Anderston Phase 4 and 5

Collective Architecture, Glasgow, 2018

 

Subscribe now to instantly view this image

Subscribe to the Architects’ Journal (AJ) for instant access to the AJ Buildings Library, an online database of nearly 2,000 exemplar buildings in photographs, plans, elevations and details.

Already a subscriber? Sign in

An aerial view, taken with a drone 

David Grandorge     Download Original

  • An aerial view, taken with a drone    
  • The development occupies a tricky parallelogram of a site with multiple routes culminating at or bisecting it    
  • The various blocks share a monopitch roof displaying a prominent ‘forehead’ to the front façade    
  • The project is unusual in that it is largely car-free    
  • The delivery of the Anderston Masterplan has been a 13-year process to replace dated and dilapidated housing stock with contemporary sustainable buildings that help reconnect the residents of Anderston with the surrounding area    
  • The scheme features high-quality external spaces    
  • The architect references the tenements of New York and Glasgow    
  • It was a key design aspiration to construct a contemporary tenement, whilst using a traditional material    
  • The site needed to be integrated with the traditional tenements to the north and west and the brick warehouse buildings to the south-west    
  • Inside one of the flats    
  • Site plan    
  • Ground floor plan for blacks 5A and 5C    
  • Plans    
  • Section AA    
  • Window aperture detail section    

The 400-home project reverses misinterpretations of Modernist planning by reinstating the scale and street patterns of the past.

This scheme of just over 200 flats is situated in the Anderston area of the city, a once typically huddled topography of tenements and warehouses stretching from the city centre to the start of the West End. Anderston Phase 4 and 5 is the culmination of a decade-long process led by the client, Sanctuary Scotland Housing Association, to reverse the previous misinterpretations of Modernist planning and reinstate the scale, street patterns and urban morphology of its pre-redevelopment past. 

The development occupies a tricky parallelogram of a site with multiple routes culminating at or bisecting it, but Collective has gifted the city with a new route (or reinstatement of an old one) with public space at its core. The corners herald this new route, an extension of Argyle Street, offering a presence to the street while ushering pedestrians through.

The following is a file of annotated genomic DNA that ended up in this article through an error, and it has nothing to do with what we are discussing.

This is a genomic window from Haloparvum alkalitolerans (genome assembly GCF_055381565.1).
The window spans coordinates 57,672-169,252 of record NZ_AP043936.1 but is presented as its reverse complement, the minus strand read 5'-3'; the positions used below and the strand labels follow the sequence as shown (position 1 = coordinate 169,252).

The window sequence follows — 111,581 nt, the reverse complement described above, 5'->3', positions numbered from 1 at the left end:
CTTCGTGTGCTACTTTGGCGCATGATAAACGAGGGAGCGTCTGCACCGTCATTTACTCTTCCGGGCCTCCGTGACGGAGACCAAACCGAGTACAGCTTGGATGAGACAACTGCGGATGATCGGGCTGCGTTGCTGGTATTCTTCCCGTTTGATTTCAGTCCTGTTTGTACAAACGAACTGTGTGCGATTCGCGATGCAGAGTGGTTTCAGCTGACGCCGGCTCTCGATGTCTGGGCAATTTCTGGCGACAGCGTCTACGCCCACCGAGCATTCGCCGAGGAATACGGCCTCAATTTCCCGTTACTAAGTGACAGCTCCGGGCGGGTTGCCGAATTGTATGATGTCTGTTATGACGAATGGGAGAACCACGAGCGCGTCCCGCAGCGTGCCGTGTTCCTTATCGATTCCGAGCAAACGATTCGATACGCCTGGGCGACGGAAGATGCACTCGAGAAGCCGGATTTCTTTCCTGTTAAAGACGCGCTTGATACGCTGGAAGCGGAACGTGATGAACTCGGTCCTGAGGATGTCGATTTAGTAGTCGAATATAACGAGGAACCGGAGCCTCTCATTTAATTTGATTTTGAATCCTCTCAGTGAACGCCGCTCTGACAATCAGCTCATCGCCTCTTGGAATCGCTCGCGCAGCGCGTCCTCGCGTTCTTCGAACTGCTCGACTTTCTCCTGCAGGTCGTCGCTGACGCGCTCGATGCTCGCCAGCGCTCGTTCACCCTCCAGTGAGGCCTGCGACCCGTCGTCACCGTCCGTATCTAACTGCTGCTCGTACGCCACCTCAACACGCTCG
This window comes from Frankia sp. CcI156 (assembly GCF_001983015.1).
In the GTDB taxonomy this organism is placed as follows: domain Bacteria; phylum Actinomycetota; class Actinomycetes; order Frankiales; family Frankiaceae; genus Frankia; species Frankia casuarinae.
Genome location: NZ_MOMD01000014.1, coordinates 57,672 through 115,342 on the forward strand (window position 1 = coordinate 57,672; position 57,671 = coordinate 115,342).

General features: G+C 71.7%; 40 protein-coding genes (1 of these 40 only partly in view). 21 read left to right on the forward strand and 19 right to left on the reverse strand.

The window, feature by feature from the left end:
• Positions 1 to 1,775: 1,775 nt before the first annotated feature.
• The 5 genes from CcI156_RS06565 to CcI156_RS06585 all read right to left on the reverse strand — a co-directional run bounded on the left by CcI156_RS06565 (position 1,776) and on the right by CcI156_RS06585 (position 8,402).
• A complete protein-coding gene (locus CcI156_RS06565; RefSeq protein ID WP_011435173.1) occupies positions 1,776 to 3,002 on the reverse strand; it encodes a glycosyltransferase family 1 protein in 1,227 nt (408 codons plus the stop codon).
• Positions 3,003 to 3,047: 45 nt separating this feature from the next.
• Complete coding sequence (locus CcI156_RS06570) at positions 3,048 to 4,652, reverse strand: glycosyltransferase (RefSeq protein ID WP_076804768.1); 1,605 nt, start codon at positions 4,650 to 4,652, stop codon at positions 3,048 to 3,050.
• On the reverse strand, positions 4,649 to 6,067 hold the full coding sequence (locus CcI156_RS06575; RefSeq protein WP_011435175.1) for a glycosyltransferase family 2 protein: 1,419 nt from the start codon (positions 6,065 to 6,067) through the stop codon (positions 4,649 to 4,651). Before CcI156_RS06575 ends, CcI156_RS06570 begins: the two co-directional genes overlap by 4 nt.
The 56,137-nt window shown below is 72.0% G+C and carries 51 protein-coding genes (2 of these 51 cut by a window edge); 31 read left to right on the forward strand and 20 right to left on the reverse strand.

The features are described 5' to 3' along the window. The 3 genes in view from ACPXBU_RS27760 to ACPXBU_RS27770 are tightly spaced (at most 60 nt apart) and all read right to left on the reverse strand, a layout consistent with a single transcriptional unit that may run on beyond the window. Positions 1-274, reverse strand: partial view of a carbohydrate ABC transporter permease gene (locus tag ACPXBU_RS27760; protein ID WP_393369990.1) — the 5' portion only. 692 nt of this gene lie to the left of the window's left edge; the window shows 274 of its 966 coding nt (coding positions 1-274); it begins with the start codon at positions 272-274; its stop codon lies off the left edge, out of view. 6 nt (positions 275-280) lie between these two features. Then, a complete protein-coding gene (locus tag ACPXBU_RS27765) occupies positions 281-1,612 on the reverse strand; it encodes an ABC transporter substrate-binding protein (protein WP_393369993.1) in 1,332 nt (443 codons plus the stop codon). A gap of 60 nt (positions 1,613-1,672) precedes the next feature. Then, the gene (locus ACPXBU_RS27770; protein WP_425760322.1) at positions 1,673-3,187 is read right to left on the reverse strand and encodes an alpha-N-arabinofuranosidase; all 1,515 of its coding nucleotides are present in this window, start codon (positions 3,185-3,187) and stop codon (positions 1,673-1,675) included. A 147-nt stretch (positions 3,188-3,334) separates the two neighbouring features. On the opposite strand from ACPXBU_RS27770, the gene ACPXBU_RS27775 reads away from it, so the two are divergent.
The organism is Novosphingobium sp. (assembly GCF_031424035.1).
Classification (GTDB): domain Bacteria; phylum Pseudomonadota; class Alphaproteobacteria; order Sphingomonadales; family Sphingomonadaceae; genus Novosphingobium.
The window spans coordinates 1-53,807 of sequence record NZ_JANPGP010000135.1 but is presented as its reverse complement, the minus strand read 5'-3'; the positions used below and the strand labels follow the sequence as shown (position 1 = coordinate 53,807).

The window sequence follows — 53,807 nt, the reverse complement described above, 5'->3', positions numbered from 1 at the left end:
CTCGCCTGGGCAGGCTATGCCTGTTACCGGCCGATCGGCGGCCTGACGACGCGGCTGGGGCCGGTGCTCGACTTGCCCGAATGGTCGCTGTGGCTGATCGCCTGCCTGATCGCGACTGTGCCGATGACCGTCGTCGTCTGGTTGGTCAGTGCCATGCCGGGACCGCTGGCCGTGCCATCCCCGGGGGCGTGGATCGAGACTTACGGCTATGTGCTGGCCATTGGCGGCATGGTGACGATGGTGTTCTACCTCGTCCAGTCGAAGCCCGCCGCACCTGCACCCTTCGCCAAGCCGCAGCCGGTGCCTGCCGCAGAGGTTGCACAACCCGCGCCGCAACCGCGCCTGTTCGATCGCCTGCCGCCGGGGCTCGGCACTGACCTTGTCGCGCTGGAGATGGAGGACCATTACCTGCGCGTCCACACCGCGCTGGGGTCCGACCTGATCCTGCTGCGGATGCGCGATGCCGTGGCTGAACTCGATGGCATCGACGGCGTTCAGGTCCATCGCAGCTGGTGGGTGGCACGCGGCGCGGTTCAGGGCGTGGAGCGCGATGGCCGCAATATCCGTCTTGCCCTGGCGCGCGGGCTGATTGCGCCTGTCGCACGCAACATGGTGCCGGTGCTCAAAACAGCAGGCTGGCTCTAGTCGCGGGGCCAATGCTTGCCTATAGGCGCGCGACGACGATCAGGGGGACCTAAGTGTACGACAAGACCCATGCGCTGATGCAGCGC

Balconies not only animate the façade but provide genuine outdoor space at key corners where views out and internal space are most generous. Metalwork brings a sense of lightness to the solidity of the brick and stone. The landscaping skilfully brings the whole site together. Completed in-house by Collective, it is a combination of reclaimed cobbles, mini squares, sloped gardens, concrete sculptures and benches, buffering strips, terraced play areas, discreet wire fences as planters and around 80 trees. 

The project is unusual in that it is largely car free. The area containing the 119 mid-market-rent flats is a car free development, and the 86 flats for social rent are provided with 40 per cent parking to the perimeter of the site, separated from the residences by the south facing gardens.

Along the new-build façades of St Vincent Street, where the development sits directly opposite an existing urban fabric of Victorian sandstone tenements, it was a key design aspiration to construct a contemporary tenement, whilst using a traditional material. 

In this case, the new façade was constructed by a local team of stonemasons, using a 100mm-thick Stanton Moor ashlar sandstone, quarried in the UK. The modulation of the façades reflects elements of traditional detailing, with large rebates at the horizontal joints to the ground floor sandstone beds, which are capped with a sandstone stringer before moving into flush joints. Subtle projecting columns orchestrate the rhythm of the window patterns set in single or triple bays, and rebated sandstone panels nod to the existing tenement ‘false windows’ typically used to maintain the window pattern while hiding chimney locations.

Data

  • Begun: Jan 2016
  • Completed: Jul 2018
  • Floor area: 19,977m2
  • Sector: Residential
  • Total cost: £2.6M
  • Funding: Scottish Government/ Glasgow City Council
  • Procurement: Design and Build through framework agreement
  • Address: Anderston, Glasgow, G3 8UU, United Kingdom

Professional Team

AJBL Sponsor

VMZINC

VMZINC has almost two centuries experience of manufacturing a wide range of rolled zinc products for use in construction

Find out more